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Application of fracture mechanics to welds with crack origin at the weld toe—a review. Part 2: welding residual stresses. Residual and total life assessment

  • U. ZerbstEmail author
Research Paper

Abstract

The two-part paper series provides an overview on the state-of-the-art in the application of engineering fracture mechanics to weldments limited to butt and fillet welds with crack initiation at weld toes. In the present second part, one focus is on welding residual stresses, their characteristics and stability under cyclic loading and their effect on structural integrity. Subsequently, features will be addressed which are essential for applying fracture mechanics to overall fatigue life and fatigue strength considerations of weldments. These comprise fatigue life relevant initial crack sizes and multiple crack initiation and propagation due to various stress peaks along the weld toe. A concept is briefly introduced which covers all these aspects.

Keywords

Fracture mechanics Welding residual stresses Multiple crack propagation Fatigue strength 

Nomenclature

a

Crack length (crack depth for surface cracks)

ai

Initial crack depth (for fracture mechanics analysis)

a0

Initial crack depth (fracture mechanics specimen)

a/c

Crack aspect ratio (changes during crack propagation and coalescence)

B

Specimen thickness (fracture mechanics specimen) or plate width (length of weld toe)

c

Half crack length at surface (semi-elliptical crack)

C

Fit parameter of the da/dN-ΔK curve in the Paris regime

da/dN

Fatigue crack propagation rate

E

Modulus of elasticity (Young’s modulus)

E

= E for plane stress and E/(1 – ν2) for plane strain conditions

f(Lr)

Plasticity correction function (monotonic loading)

f(ΔLr)

Plasticity correction function (cyclic loading)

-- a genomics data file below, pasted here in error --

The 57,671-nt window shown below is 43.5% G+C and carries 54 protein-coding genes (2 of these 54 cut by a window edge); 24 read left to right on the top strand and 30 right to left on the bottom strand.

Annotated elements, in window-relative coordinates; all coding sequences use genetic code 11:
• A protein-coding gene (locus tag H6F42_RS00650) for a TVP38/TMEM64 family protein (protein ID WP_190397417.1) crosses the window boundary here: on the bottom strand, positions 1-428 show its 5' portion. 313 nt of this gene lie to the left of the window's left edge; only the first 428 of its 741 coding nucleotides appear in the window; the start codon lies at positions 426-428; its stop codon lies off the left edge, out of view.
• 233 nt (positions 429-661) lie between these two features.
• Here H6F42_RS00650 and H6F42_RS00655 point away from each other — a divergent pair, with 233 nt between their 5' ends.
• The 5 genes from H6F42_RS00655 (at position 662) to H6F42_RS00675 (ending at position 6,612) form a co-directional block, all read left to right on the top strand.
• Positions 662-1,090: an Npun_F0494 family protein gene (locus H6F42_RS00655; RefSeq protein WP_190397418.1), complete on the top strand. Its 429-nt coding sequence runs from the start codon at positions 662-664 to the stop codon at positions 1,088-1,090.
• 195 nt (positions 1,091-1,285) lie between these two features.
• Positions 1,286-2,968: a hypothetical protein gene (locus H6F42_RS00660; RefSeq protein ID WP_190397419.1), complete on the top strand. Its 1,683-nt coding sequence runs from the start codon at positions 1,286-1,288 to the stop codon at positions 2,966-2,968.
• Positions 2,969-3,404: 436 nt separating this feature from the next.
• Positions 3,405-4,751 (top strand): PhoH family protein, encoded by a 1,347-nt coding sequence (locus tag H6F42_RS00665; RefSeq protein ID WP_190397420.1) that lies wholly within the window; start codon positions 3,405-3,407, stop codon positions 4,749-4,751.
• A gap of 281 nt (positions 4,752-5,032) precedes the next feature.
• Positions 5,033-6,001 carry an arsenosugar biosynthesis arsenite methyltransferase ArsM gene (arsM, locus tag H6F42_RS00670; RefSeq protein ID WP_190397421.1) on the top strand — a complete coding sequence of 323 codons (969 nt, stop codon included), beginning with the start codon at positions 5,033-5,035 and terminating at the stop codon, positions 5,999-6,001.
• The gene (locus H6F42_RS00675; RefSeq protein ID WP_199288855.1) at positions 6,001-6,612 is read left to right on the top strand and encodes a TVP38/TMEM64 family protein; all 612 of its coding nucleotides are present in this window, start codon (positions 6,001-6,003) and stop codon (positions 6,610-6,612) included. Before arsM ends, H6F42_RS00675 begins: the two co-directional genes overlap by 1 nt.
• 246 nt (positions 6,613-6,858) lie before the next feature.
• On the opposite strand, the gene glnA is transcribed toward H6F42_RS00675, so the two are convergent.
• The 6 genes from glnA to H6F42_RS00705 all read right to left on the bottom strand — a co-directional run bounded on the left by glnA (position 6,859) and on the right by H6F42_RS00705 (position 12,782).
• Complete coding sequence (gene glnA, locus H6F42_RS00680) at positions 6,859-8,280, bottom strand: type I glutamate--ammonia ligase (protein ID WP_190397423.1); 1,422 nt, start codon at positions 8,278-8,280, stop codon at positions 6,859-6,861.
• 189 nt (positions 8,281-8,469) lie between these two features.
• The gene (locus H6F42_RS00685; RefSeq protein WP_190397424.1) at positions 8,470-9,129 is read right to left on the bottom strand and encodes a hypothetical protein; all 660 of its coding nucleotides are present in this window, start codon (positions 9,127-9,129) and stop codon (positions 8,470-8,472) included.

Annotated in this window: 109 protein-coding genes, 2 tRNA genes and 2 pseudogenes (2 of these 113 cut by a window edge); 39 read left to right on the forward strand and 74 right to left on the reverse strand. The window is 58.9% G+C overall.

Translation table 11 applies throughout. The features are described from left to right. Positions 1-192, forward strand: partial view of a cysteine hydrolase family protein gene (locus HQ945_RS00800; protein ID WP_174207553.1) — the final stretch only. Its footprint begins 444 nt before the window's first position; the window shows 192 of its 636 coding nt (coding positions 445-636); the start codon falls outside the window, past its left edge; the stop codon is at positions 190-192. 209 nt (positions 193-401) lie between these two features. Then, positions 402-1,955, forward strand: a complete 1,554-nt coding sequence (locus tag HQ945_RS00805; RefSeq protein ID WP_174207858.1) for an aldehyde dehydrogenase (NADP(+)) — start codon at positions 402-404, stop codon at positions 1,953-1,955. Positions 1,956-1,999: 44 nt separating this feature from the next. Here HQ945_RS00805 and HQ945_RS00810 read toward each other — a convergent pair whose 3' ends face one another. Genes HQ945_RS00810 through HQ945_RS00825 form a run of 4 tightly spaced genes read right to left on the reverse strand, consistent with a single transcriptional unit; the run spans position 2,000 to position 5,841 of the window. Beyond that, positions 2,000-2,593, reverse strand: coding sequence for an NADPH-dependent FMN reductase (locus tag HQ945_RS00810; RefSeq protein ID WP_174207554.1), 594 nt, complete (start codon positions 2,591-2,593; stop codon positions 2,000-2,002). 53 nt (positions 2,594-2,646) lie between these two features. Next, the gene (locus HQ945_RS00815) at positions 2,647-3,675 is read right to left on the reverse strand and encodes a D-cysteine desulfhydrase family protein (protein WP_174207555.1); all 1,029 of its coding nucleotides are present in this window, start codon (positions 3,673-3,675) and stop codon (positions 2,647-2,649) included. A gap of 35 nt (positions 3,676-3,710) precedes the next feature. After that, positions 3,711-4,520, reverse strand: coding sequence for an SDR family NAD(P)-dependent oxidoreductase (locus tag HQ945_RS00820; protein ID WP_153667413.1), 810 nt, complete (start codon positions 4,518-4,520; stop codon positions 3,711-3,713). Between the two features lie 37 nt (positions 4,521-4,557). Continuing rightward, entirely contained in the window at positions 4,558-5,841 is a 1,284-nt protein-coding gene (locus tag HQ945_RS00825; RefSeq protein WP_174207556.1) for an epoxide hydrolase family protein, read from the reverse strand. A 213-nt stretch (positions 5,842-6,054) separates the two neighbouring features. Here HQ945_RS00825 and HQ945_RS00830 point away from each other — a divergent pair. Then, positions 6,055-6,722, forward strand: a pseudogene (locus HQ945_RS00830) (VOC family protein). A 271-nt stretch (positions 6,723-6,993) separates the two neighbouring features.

h

Weld reinforcement

J

J-integral (monotonic loading)

k

Depth of a secondary notch, e.g. an undercut

k

Slope of finite life (high cycle) fatigue S-N curve in double logarithmic scale

K

Stress intensity factor (K-factor)

Kmat

Fracture resistance, monotonic loading (general term)

Kmax

Maximum K-factor in a loading cycle

Kmin

Minimum K-factor in a loading cycle

Kop

K-factor above which the crack is open (crack closure concept)

Kr

K-factor due to residual stresses

Kr

Ordinate of the FAD diagram (= K/Kmat)

Kt

Elastic stress concentration factor

\( \overline{K} \)

Mean value of the K-factor (in the loading cycle)

Kp

K-factor due to primary stresses

Ks

K-factor due to secondary stresses

Section width of weld toe (simulation of multiple crack propagation), Figs. 25 and 27

Lr

Ligament yielding parameter (monotonic loading)

M

Crack plane mismatch (Fig. 22)

N

Number of loading cycles

Nc

Number of loading cycles up to fracture

R

Loading ratio (= σminmax or Kmin/Kmax)

ReL

Lower yield strength (materials showing a Lüders’ plateau)

Rp0.2

0.2% proof strength (materials without Lüders’ plateau)

T

Plate thickness

t8/5

Time it takes for the weld to cool from 800 to 500 °C

U

Crack closure factor (=ΔKeff/ΔK)

ULC